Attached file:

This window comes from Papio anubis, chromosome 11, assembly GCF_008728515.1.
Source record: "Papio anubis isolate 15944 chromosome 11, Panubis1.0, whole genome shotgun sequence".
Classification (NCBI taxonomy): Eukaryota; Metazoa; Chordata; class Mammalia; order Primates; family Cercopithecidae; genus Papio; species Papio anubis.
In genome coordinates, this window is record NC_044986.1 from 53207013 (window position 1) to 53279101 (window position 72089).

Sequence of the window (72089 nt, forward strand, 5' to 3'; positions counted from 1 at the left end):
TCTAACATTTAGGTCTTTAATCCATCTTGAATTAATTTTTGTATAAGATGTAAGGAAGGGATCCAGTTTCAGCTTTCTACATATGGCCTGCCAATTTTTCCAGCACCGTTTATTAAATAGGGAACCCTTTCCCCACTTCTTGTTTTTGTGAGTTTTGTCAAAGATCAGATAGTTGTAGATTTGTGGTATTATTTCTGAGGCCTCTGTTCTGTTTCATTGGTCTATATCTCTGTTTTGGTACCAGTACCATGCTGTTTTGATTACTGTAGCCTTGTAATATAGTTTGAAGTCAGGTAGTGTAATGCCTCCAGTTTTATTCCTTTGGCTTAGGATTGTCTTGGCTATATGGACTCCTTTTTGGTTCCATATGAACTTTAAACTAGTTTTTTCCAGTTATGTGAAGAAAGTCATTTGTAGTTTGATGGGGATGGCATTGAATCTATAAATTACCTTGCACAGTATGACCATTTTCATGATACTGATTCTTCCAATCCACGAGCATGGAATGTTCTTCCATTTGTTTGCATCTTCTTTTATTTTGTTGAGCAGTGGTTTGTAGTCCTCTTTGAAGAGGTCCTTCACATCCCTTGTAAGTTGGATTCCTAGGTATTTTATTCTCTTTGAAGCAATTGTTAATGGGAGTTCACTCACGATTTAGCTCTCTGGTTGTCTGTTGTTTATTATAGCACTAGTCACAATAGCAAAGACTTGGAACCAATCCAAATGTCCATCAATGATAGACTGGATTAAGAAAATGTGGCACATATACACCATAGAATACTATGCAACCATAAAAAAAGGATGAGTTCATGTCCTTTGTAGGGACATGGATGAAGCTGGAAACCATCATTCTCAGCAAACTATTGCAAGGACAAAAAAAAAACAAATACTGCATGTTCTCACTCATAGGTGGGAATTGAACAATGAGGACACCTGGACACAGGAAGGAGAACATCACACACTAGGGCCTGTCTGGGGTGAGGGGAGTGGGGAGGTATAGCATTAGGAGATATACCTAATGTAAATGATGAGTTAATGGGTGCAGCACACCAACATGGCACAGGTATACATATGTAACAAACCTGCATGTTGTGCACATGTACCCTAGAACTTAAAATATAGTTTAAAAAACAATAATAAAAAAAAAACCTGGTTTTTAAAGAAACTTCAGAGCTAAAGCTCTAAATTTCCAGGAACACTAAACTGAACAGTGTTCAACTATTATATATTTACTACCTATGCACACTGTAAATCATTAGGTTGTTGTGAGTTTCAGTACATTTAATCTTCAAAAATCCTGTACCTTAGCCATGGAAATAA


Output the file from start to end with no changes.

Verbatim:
This window comes from Papio anubis, chromosome 11, assembly GCF_008728515.1.
Source record: "Papio anubis isolate 15944 chromosome 11, Panubis1.0, whole genome shotgun sequence".
Classification (NCBI taxonomy): Eukaryota; Metazoa; Chordata; class Mammalia; order Primates; family Cercopithecidae; genus Papio; species Papio anubis.
In genome coordinates, this window is record NC_044986.1 from 53207013 (window position 1) to 53279101 (window position 72089).

Sequence of the window (72089 nt, forward strand, 5' to 3'; positions counted from 1 at the left end):
TCTAACATTTAGGTCTTTAATCCATCTTGAATTAATTTTTGTATAAGATGTAAGGAAGGGATCCAGTTTCAGCTTTCTACATATGGCCTGCCAATTTTTCCAGCACCGTTTATTAAATAGGGAACCCTTTCCCCACTTCTTGTTTTTGTGAGTTTTGTCAAAGATCAGATAGTTGTAGATTTGTGGTATTATTTCTGAGGCCTCTGTTCTGTTTCATTGGTCTATATCTCTGTTTTGGTACCAGTACCATGCTGTTTTGATTACTGTAGCCTTGTAATATAGTTTGAAGTCAGGTAGTGTAATGCCTCCAGTTTTATTCCTTTGGCTTAGGATTGTCTTGGCTATATGGACTCCTTTTTGGTTCCATATGAACTTTAAACTAGTTTTTTCCAGTTATGTGAAGAAAGTCATTTGTAGTTTGATGGGGATGGCATTGAATCTATAAATTACCTTGCACAGTATGACCATTTTCATGATACTGATTCTTCCAATCCACGAGCATGGAATGTTCTTCCATTTGTTTGCATCTTCTTTTATTTTGTTGAGCAGTGGTTTGTAGTCCTCTTTGAAGAGGTCCTTCACATCCCTTGTAAGTTGGATTCCTAGGTATTTTATTCTCTTTGAAGCAATTGTTAATGGGAGTTCACTCACGATTTAGCTCTCTGGTTGTCTGTTGTTTATTATAGCACTAGTCACAATAGCAAAGACTTGGAACCAATCCAAATGTCCATCAATGATAGACTGGATTAAGAAAATGTGGCACATATACACCATAGAATACTATGCAACCATAAAAAAAGGATGAGTTCATGTCCTTTGTAGGGACATGGATGAAGCTGGAAACCATCATTCTCAGCAAACTATTGCAAGGACAAAAAAAAAACAAATACTGCATGTTCTCACTCATAGGTGGGAATTGAACAATGAGGACACCTGGACACAGGAAGGAGAACATCACACACTAGGGCCTGTCTGGGGTGAGGGGAGTGGGGAGGTATAGCATTAGGAGATATACCTAATGTAAATGATGAGTTAATGGGTGCAGCACACCAACATGGCACAGGTATACATATGTAACAAACCTGCATGTTGTGCACATGTACCCTAGAACTTAAAATATAGTTTAAAAAACAATAATAAAAAAAAAACCTGGTTTTTAAAGAAACTTCAGAGCTAAAGCTCTAAATTTCCAGGAACACTAAACTGAACAGTGTTCAACTATTATATATTTACTACCTATGCACACTGTAAATCATTAGGTTGTTGTGAGTTTCAGTACATTTAATCTTCAAAAATCCTGTACCTTAGCCATGGAAATAA